The OSCE/ODIHR preliminary statement on the second round of the Presidential election can be found here.

Reading List: 25th March 2020

The EU Council of Ministers has given the go ahead to open accession talks with North Macedonia and Albania. The move had been delayed following an objection from President Macron of France in December.

Opening accession talks is a long way from the countries actually becoming members of the EU, but it is a hopeful sign for countries which have already made substantial economic, social and political reforms with a view to membership.


In an expected move, President Vladimir Putin has announced that the ‘public vote’ on changes to the constitution will be delayed from its 22nd April date due to the coronavirus. It will now be held ‘at some future moment’.

The constitutional reforms were announced by President Putin in January and the original proposal would have prevented him from seeking another term in office after 2024. However an amendment tabled in the Duma proposed to wipe the slate clean and allow Putin (and Dmitry Medvedev, the only other living President) to serve a further two terms.


The UK’s Law Commissions have produced a report on changes to the rules governing elections and campaigning. Among the suggestions they make is for all political adverts to carry the equivalent of the imprint that paper campaigning materials must carry. This sets out who is responsible for the publication.

The commissions also suggest changing the rules on postponement of elections to give returning officers more powers in the event of floods and other natural disasters. They also want to see electoral paperwork made mroe simple.


EU expansion decision will endanger reforms in Western Balkans

The EU has failed to agree to move onto the next step of enlargement as France, the Netherlands and Denmark have blocked the current hopes of North Macedonia and Albania joining. There have been warnings that this move will endanger liberal reforms in those countries as well as lessen the chances of a full peace settlement between Serbia and Kosovo.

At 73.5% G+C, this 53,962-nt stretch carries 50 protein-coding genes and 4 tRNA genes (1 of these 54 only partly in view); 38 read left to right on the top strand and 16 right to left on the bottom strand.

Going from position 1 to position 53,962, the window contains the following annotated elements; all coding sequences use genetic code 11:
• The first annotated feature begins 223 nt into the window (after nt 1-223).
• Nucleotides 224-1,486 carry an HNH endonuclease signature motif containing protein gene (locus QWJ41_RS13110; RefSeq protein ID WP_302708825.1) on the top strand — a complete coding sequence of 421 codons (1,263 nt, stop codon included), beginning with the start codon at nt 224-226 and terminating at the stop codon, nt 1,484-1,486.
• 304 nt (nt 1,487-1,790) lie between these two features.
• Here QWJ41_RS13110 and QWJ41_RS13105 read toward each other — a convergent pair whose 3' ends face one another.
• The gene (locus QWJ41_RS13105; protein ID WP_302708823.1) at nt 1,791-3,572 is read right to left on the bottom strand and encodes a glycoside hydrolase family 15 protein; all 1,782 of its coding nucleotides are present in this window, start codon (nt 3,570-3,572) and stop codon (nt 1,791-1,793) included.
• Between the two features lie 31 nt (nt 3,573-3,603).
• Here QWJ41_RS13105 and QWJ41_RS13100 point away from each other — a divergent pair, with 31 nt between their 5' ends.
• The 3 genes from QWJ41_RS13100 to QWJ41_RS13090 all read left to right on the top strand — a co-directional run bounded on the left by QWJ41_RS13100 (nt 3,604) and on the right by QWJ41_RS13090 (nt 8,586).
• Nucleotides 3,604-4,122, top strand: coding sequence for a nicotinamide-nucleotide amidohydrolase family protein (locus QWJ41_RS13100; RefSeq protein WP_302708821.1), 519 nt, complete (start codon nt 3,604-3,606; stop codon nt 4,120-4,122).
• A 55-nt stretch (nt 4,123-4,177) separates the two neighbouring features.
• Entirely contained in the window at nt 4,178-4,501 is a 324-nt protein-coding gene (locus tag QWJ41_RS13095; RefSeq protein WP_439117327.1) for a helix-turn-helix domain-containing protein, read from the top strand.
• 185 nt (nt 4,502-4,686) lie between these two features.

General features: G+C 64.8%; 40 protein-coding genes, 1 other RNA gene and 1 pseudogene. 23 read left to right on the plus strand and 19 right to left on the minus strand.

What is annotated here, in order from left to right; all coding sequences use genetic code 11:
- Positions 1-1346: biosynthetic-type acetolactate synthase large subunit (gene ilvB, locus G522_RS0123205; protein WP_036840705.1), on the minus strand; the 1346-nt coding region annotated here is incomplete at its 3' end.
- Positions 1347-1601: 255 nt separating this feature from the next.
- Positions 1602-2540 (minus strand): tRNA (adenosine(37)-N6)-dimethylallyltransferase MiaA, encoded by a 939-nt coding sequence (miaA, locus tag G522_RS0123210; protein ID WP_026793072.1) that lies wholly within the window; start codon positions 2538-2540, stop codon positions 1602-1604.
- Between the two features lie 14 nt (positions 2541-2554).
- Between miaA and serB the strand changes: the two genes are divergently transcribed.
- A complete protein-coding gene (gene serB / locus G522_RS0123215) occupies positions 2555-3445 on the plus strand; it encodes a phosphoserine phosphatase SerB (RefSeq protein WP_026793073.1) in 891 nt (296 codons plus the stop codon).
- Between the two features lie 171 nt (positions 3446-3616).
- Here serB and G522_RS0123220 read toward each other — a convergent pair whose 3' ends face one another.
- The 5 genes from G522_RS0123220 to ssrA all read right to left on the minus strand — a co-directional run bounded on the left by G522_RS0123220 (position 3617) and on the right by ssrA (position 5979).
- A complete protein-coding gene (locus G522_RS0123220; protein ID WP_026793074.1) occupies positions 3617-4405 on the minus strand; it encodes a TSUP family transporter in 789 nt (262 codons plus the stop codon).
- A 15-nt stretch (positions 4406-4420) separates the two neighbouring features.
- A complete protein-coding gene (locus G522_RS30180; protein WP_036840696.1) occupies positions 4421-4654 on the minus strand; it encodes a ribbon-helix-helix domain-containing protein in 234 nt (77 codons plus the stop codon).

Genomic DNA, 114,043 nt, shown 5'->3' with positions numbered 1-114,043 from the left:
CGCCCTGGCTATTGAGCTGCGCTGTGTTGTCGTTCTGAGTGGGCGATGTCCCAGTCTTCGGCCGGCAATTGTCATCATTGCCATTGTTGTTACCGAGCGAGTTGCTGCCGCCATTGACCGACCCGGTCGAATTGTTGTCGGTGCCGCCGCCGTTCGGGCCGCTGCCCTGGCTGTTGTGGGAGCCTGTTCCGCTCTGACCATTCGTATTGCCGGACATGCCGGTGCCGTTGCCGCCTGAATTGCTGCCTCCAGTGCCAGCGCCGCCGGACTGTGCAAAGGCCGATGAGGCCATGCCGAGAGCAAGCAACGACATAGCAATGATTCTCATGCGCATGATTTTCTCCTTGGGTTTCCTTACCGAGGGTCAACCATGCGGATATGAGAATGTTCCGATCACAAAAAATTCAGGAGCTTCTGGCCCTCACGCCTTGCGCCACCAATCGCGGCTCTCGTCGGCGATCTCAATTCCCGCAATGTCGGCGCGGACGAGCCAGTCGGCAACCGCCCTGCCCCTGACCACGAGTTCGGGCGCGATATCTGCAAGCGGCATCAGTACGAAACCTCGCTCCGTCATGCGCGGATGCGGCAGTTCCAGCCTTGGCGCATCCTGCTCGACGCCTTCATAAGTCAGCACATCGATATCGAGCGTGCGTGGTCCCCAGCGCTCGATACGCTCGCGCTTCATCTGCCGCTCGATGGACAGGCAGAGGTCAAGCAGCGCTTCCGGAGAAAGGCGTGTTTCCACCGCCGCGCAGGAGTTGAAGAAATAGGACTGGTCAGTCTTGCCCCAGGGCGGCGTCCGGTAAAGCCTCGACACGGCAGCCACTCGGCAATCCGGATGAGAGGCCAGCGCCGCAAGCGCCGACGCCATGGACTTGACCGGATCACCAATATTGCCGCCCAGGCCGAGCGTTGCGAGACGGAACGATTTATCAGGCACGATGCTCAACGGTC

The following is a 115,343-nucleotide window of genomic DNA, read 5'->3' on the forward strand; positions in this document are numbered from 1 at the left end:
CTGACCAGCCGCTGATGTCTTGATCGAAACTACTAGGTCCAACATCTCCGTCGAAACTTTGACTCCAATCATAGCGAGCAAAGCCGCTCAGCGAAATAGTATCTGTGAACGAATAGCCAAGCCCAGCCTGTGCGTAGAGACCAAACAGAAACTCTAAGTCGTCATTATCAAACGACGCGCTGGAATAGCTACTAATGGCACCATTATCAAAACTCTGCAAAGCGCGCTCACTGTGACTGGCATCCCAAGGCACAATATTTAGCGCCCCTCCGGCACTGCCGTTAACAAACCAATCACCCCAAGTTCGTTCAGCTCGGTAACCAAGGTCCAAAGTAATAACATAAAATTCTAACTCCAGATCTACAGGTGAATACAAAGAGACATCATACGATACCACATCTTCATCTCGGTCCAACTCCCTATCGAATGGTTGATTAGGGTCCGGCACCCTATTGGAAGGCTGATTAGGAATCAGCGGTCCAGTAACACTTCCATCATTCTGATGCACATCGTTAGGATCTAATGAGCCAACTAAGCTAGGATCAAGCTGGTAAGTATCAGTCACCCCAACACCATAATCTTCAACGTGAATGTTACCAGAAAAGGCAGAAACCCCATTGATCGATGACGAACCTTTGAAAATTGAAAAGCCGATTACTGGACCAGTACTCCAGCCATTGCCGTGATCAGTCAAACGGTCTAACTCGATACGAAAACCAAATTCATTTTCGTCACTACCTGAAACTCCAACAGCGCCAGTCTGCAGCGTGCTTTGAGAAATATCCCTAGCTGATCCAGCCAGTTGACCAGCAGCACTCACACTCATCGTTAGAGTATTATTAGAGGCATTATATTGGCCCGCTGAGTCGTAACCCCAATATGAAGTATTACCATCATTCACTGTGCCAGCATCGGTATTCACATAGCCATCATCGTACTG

The issue was discussed as part of this week’s EU Council meeting in Brussels. It has been reported that Dutch Prime Minister Mark Rutte was happier to see progress made in the case of North Macedonia but he, as well as French President Emmanuel Macron, see EU structural reforms as a higher priority and so blocked further discussions before the Western Balkans summit in Zagreb next May.

This decision will have a number of knock-on effects. In North Macedonia, Prime Minister Zoran Zaev has a staked a lot on achieving agreements with Greece that resulted in changes including that of the name of his country. That, together with expensive constitutional, economic and political reforms, were all geared towards starting the long process of EU membership. Without the hope of membership, Zaev’s credibility with his electorate will take a tumble and the reform process will likely stall.

Albania has a constitutional crisis of its own already and the country was seen to be less ready for EU membership, but the reform process had been started and will almost certainly now end, significantly endangering anti-corruption efforts and action against organised crime.

The EU decision may also affect the Kosovo/Serbia debate. Both countries had expressed a desire to join the EU, albeit on a slower track than Albania and North Macedonia. One of the key requirements for their membership to progress would be a lasting peace deal and border resolution. There will now be less incentive to make this happen.

And whilst the EU and its member states will continue to be important partners for the countries of the Western Balkans, this decision will leave the door open for stronger ties with other major players. Russia is a traditional ally for Serbia and has major interests in the whole region. Likewise, China is investing heavily as part of its Belt and Road Initiative having put funding into Serbian railways and leasing the port of Piraeus in Greece among other projects.